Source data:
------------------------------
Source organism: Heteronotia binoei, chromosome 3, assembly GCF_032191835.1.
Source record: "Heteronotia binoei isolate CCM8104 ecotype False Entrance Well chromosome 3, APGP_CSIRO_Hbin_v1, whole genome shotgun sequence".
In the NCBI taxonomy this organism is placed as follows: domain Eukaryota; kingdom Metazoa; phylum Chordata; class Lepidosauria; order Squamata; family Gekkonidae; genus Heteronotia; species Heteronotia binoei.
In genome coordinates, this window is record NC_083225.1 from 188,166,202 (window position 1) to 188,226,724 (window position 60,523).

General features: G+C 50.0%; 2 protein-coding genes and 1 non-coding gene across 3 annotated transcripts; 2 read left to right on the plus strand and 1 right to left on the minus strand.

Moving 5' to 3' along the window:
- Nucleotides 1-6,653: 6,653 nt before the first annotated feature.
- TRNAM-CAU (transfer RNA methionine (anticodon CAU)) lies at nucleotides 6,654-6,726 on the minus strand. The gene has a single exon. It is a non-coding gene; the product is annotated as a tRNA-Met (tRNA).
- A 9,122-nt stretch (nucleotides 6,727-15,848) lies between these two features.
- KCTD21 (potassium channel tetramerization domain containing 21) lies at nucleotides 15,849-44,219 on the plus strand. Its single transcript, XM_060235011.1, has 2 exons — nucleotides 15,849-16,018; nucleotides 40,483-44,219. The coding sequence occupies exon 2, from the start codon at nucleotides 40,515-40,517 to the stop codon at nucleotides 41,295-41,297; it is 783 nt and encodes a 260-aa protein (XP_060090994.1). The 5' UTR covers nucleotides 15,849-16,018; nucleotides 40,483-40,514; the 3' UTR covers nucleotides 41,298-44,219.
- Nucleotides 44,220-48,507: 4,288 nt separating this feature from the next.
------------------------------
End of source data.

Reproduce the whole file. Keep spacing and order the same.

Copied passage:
Source organism: Heteronotia binoei, chromosome 3, assembly GCF_032191835.1.
Source record: "Heteronotia binoei isolate CCM8104 ecotype False Entrance Well chromosome 3, APGP_CSIRO_Hbin_v1, whole genome shotgun sequence".
In the NCBI taxonomy this organism is placed as follows: domain Eukaryota; kingdom Metazoa; phylum Chordata; class Lepidosauria; order Squamata; family Gekkonidae; genus Heteronotia; species Heteronotia binoei.
In genome coordinates, this window is record NC_083225.1 from 188,166,202 (window position 1) to 188,226,724 (window position 60,523).

General features: G+C 50.0%; 2 protein-coding genes and 1 non-coding gene across 3 annotated transcripts; 2 read left to right on the plus strand and 1 right to left on the minus strand.

Moving 5' to 3' along the window:
- Nucleotides 1-6,653: 6,653 nt before the first annotated feature.
- TRNAM-CAU (transfer RNA methionine (anticodon CAU)) lies at nucleotides 6,654-6,726 on the minus strand. The gene has a single exon. It is a non-coding gene; the product is annotated as a tRNA-Met (tRNA).
- A 9,122-nt stretch (nucleotides 6,727-15,848) lies between these two features.
- KCTD21 (potassium channel tetramerization domain containing 21) lies at nucleotides 15,849-44,219 on the plus strand. Its single transcript, XM_060235011.1, has 2 exons — nucleotides 15,849-16,018; nucleotides 40,483-44,219. The coding sequence occupies exon 2, from the start codon at nucleotides 40,515-40,517 to the stop codon at nucleotides 41,295-41,297; it is 783 nt and encodes a 260-aa protein (XP_060090994.1). The 5' UTR covers nucleotides 15,849-16,018; nucleotides 40,483-40,514; the 3' UTR covers nucleotides 41,298-44,219.
- Nucleotides 44,220-48,507: 4,288 nt separating this feature from the next.